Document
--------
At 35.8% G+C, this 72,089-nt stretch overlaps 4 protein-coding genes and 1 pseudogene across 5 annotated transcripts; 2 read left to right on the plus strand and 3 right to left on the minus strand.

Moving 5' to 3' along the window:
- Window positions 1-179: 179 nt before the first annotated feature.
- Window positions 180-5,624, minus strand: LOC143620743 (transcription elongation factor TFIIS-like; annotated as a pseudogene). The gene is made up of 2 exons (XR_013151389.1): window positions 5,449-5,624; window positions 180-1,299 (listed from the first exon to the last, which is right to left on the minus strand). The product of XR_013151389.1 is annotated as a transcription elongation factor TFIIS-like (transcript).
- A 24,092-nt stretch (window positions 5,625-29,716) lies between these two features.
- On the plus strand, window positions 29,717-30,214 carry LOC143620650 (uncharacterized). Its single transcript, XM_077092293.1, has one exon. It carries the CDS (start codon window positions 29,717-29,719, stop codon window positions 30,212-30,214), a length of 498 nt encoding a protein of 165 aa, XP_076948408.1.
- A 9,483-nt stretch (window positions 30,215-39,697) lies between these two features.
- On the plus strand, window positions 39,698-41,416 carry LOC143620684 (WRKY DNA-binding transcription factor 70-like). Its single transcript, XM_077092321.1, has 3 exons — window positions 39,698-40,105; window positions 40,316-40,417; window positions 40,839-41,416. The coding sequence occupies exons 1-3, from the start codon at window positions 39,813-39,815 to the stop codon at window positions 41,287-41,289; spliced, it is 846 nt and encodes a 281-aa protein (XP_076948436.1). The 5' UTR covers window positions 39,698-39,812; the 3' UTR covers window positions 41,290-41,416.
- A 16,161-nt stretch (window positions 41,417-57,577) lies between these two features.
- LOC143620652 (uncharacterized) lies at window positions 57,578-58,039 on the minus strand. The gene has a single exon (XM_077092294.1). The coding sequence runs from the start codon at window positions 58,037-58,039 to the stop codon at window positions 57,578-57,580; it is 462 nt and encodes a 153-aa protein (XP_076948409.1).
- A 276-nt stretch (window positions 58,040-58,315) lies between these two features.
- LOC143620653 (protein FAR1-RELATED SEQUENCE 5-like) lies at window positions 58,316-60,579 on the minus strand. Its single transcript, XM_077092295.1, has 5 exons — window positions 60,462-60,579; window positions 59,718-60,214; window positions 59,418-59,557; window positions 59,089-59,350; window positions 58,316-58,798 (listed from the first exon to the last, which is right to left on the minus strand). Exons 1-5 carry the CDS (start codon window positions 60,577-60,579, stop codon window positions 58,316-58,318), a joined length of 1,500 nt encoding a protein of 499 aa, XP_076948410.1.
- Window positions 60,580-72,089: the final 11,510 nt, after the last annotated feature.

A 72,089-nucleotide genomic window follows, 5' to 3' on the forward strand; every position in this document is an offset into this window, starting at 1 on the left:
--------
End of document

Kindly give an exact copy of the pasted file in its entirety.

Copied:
At 35.8% G+C, this 72,089-nt stretch overlaps 4 protein-coding genes and 1 pseudogene across 5 annotated transcripts; 2 read left to right on the plus strand and 3 right to left on the minus strand.

Moving 5' to 3' along the window:
- Window positions 1-179: 179 nt before the first annotated feature.
- Window positions 180-5,624, minus strand: LOC143620743 (transcription elongation factor TFIIS-like; annotated as a pseudogene). The gene is made up of 2 exons (XR_013151389.1): window positions 5,449-5,624; window positions 180-1,299 (listed from the first exon to the last, which is right to left on the minus strand). The product of XR_013151389.1 is annotated as a transcription elongation factor TFIIS-like (transcript).
- A 24,092-nt stretch (window positions 5,625-29,716) lies between these two features.
- On the plus strand, window positions 29,717-30,214 carry LOC143620650 (uncharacterized). Its single transcript, XM_077092293.1, has one exon. It carries the CDS (start codon window positions 29,717-29,719, stop codon window positions 30,212-30,214), a length of 498 nt encoding a protein of 165 aa, XP_076948408.1.
- A 9,483-nt stretch (window positions 30,215-39,697) lies between these two features.
- On the plus strand, window positions 39,698-41,416 carry LOC143620684 (WRKY DNA-binding transcription factor 70-like). Its single transcript, XM_077092321.1, has 3 exons — window positions 39,698-40,105; window positions 40,316-40,417; window positions 40,839-41,416. The coding sequence occupies exons 1-3, from the start codon at window positions 39,813-39,815 to the stop codon at window positions 41,287-41,289; spliced, it is 846 nt and encodes a 281-aa protein (XP_076948436.1). The 5' UTR covers window positions 39,698-39,812; the 3' UTR covers window positions 41,290-41,416.
- A 16,161-nt stretch (window positions 41,417-57,577) lies between these two features.
- LOC143620652 (uncharacterized) lies at window positions 57,578-58,039 on the minus strand. The gene has a single exon (XM_077092294.1). The coding sequence runs from the start codon at window positions 58,037-58,039 to the stop codon at window positions 57,578-57,580; it is 462 nt and encodes a 153-aa protein (XP_076948409.1).
- A 276-nt stretch (window positions 58,040-58,315) lies between these two features.
- LOC143620653 (protein FAR1-RELATED SEQUENCE 5-like) lies at window positions 58,316-60,579 on the minus strand. Its single transcript, XM_077092295.1, has 5 exons — window positions 60,462-60,579; window positions 59,718-60,214; window positions 59,418-59,557; window positions 59,089-59,350; window positions 58,316-58,798 (listed from the first exon to the last, which is right to left on the minus strand). Exons 1-5 carry the CDS (start codon window positions 60,577-60,579, stop codon window positions 58,316-58,318), a joined length of 1,500 nt encoding a protein of 499 aa, XP_076948410.1.
- Window positions 60,580-72,089: the final 11,510 nt, after the last annotated feature.

A 72,089-nucleotide genomic window follows, 5' to 3' on the forward strand; every position in this document is an offset into this window, starting at 1 on the left: